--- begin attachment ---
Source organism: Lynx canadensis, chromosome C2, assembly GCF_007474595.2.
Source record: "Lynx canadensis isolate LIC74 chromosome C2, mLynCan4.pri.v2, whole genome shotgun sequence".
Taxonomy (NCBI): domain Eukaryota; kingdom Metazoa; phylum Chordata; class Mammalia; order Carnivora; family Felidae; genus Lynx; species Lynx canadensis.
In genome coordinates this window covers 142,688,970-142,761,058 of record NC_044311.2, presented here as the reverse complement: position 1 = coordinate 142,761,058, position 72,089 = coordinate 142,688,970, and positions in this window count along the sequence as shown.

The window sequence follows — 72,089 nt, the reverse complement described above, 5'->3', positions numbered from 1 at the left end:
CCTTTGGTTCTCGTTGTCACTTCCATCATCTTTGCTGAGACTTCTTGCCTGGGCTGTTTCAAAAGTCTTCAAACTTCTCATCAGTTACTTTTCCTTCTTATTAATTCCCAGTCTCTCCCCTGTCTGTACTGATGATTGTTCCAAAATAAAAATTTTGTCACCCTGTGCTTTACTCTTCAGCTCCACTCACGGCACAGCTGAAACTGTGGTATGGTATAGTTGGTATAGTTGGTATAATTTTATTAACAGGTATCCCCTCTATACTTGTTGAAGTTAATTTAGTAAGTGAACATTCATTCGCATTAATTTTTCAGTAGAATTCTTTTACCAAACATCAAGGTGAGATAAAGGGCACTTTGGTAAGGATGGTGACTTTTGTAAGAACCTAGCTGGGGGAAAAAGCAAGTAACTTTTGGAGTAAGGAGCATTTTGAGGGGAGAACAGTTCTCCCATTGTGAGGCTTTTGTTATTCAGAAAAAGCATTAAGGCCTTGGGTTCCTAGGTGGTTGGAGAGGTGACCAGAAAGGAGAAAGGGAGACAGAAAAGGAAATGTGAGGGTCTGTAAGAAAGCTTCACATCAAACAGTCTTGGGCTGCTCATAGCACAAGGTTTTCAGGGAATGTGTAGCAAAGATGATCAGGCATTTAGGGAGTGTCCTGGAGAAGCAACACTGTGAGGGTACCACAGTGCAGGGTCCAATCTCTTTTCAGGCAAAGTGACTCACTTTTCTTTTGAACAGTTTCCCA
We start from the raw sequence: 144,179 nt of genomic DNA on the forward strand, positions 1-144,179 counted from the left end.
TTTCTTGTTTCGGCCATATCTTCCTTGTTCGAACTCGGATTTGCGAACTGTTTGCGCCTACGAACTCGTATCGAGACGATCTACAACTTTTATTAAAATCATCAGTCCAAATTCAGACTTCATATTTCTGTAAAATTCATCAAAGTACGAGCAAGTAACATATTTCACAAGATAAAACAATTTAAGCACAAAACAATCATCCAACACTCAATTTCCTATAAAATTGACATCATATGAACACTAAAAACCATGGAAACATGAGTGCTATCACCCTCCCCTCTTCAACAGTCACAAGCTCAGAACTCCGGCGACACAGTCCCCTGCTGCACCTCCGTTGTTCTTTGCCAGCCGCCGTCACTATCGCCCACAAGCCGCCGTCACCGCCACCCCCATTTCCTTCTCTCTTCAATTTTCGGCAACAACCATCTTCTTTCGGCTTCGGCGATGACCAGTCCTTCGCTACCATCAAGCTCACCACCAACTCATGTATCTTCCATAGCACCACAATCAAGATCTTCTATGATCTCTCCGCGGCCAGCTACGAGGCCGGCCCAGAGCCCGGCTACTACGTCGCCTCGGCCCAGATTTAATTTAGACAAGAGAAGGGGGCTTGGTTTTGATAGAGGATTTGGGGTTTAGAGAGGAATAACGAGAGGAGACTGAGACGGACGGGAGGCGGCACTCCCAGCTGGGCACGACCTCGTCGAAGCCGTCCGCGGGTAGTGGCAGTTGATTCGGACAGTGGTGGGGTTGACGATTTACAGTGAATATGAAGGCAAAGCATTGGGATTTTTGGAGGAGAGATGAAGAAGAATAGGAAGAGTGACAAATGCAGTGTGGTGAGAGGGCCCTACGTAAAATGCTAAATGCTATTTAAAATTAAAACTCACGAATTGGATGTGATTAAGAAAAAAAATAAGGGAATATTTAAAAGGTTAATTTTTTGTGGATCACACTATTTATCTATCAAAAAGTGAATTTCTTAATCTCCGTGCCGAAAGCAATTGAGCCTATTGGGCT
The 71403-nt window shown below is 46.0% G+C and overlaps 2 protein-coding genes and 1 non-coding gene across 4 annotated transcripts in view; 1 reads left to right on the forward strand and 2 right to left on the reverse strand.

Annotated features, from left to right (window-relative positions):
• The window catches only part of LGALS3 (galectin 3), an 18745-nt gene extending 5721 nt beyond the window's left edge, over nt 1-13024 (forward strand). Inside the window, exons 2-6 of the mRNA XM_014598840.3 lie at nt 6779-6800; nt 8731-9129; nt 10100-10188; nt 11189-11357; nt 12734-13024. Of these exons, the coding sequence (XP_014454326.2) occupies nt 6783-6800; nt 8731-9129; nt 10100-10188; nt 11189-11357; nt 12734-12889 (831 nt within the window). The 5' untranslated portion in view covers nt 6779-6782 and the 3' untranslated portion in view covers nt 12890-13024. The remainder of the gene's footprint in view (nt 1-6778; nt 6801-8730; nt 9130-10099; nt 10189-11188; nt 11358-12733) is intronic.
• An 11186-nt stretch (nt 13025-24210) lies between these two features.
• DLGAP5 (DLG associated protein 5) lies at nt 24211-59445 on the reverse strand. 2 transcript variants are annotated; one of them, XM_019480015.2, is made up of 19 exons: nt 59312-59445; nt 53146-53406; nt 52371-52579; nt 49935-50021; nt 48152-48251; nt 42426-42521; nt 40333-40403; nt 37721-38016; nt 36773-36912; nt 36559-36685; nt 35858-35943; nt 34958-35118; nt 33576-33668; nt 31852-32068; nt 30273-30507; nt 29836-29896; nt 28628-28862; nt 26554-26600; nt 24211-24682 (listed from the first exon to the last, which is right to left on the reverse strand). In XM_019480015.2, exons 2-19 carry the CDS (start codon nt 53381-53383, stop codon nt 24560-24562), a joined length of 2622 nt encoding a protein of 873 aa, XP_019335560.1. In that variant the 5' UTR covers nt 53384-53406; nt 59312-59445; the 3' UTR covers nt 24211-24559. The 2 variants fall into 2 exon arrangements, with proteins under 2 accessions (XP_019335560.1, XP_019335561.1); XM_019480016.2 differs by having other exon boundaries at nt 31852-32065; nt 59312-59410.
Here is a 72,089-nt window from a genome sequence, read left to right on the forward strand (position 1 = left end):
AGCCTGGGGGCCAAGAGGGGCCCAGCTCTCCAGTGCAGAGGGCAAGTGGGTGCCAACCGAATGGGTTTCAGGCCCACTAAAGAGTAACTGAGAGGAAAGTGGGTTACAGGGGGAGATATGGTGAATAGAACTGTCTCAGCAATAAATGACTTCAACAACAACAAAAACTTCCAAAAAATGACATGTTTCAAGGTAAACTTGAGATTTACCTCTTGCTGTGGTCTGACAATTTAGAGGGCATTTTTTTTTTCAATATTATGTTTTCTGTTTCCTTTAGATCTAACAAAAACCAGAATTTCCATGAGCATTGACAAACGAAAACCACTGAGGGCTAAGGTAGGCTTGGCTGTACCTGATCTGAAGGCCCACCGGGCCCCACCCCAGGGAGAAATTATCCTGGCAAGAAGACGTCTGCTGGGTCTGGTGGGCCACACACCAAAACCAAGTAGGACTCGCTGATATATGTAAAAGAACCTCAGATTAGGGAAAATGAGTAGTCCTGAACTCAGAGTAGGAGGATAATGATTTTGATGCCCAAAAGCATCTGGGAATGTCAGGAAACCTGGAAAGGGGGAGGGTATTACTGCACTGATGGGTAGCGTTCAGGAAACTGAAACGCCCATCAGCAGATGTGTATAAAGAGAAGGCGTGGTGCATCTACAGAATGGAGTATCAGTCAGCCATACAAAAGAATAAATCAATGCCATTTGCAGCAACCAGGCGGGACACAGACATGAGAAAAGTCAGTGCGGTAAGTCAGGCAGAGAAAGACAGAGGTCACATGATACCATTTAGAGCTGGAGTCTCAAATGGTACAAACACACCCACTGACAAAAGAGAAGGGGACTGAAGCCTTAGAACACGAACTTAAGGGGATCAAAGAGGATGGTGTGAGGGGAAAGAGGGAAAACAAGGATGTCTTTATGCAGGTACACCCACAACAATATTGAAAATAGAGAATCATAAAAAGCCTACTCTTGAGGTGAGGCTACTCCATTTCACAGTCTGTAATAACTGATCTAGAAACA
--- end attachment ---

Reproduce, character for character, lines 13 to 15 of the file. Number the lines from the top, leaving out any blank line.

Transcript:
• DLGAP5 (DLG associated protein 5) lies at nt 24211-59445 on the reverse strand. 2 transcript variants are annotated; one of them, XM_019480015.2, is made up of 19 exons: nt 59312-59445; nt 53146-53406; nt 52371-52579; nt 49935-50021; nt 48152-48251; nt 42426-42521; nt 40333-40403; nt 37721-38016; nt 36773-36912; nt 36559-36685; nt 35858-35943; nt 34958-35118; nt 33576-33668; nt 31852-32068; nt 30273-30507; nt 29836-29896; nt 28628-28862; nt 26554-26600; nt 24211-24682 (listed from the first exon to the last, which is right to left on the reverse strand). In XM_019480015.2, exons 2-19 carry the CDS (start codon nt 53381-53383, stop codon nt 24560-24562), a joined length of 2622 nt encoding a protein of 873 aa, XP_019335560.1. In that variant the 5' UTR covers nt 53384-53406; nt 59312-59445; the 3' UTR covers nt 24211-24559. The 2 variants fall into 2 exon arrangements, with proteins under 2 accessions (XP_019335560.1, XP_019335561.1); XM_019480016.2 differs by having other exon boundaries at nt 31852-32065; nt 59312-59410.
Here is a 72,089-nt window from a genome sequence, read left to right on the forward strand (position 1 = left end):
AGCCTGGGGGCCAAGAGGGGCCCAGCTCTCCAGTGCAGAGGGCAAGTGGGTGCCAACCGAATGGGTTTCAGGCCCACTAAAGAGTAACTGAGAGGAAAGTGGGTTACAGGGGGAGATATGGTGAATAGAACTGTCTCAGCAATAAATGACTTCAACAACAACAAAAACTTCCAAAAAATGACATGTTTCAAGGTAAACTTGAGATTTACCTCTTGCTGTGGTCTGACAATTTAGAGGGCATTTTTTTTTTCAATATTATGTTTTCTGTTTCCTTTAGATCTAACAAAAACCAGAATTTCCATGAGCATTGACAAACGAAAACCACTGAGGGCTAAGGTAGGCTTGGCTGTACCTGATCTGAAGGCCCACCGGGCCCCACCCCAGGGAGAAATTATCCTGGCAAGAAGACGTCTGCTGGGTCTGGTGGGCCACACACCAAAACCAAGTAGGACTCGCTGATATATGTAAAAGAACCTCAGATTAGGGAAAATGAGTAGTCCTGAACTCAGAGTAGGAGGATAATGATTTTGATGCCCAAAAGCATCTGGGAATGTCAGGAAACCTGGAAAGGGGGAGGGTATTACTGCACTGATGGGTAGCGTTCAGGAAACTGAAACGCCCATCAGCAGATGTGTATAAAGAGAAGGCGTGGTGCATCTACAGAATGGAGTATCAGTCAGCCATACAAAAGAATAAATCAATGCCATTTGCAGCAACCAGGCGGGACACAGACATGAGAAAAGTCAGTGCGGTAAGTCAGGCAGAGAAAGACAGAGGTCACATGATACCATTTAGAGCTGGAGTCTCAAATGGTACAAACACACCCACTGACAAAAGAGAAGGGGACTGAAGCCTTAGAACACGAACTTAAGGGGATCAAAGAGGATGGTGTGAGGGGAAAGAGGGAAAACAAGGATGTCTTTATGCAGGTACACCCACAACAATATTGAAAATAGAGAATCATAAAAAGCCTACTCTTGAGGTGAGGCTACTCCATTTCACAGTCTGTAATAACTGATCTAGAAACA